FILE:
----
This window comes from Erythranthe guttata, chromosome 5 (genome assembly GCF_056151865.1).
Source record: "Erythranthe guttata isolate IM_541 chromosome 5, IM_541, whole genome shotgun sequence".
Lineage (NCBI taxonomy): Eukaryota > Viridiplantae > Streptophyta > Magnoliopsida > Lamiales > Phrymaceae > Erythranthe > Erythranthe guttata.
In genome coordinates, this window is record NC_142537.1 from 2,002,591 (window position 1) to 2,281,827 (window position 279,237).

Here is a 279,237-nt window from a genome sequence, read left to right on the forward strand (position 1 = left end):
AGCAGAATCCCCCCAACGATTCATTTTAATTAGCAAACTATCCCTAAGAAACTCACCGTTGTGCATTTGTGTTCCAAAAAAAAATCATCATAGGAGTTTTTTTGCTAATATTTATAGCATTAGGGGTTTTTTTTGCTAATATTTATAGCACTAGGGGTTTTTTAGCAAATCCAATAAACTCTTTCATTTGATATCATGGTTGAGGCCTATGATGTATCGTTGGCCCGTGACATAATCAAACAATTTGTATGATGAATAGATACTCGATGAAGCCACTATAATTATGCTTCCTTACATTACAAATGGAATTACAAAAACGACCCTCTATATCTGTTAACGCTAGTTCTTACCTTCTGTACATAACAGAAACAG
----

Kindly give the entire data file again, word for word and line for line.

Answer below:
This window comes from Erythranthe guttata, chromosome 5 (genome assembly GCF_056151865.1).
Source record: "Erythranthe guttata isolate IM_541 chromosome 5, IM_541, whole genome shotgun sequence".
Lineage (NCBI taxonomy): Eukaryota > Viridiplantae > Streptophyta > Magnoliopsida > Lamiales > Phrymaceae > Erythranthe > Erythranthe guttata.
In genome coordinates, this window is record NC_142537.1 from 2,002,591 (window position 1) to 2,281,827 (window position 279,237).

Here is a 279,237-nt window from a genome sequence, read left to right on the forward strand (position 1 = left end):
AGCAGAATCCCCCCAACGATTCATTTTAATTAGCAAACTATCCCTAAGAAACTCACCGTTGTGCATTTGTGTTCCAAAAAAAAATCATCATAGGAGTTTTTTTGCTAATATTTATAGCATTAGGGGTTTTTTTTGCTAATATTTATAGCACTAGGGGTTTTTTAGCAAATCCAATAAACTCTTTCATTTGATATCATGGTTGAGGCCTATGATGTATCGTTGGCCCGTGACATAATCAAACAATTTGTATGATGAATAGATACTCGATGAAGCCACTATAATTATGCTTCCTTACATTACAAATGGAATTACAAAAACGACCCTCTATATCTGTTAACGCTAGTTCTTACCTTCTGTACATAACAGAAACAG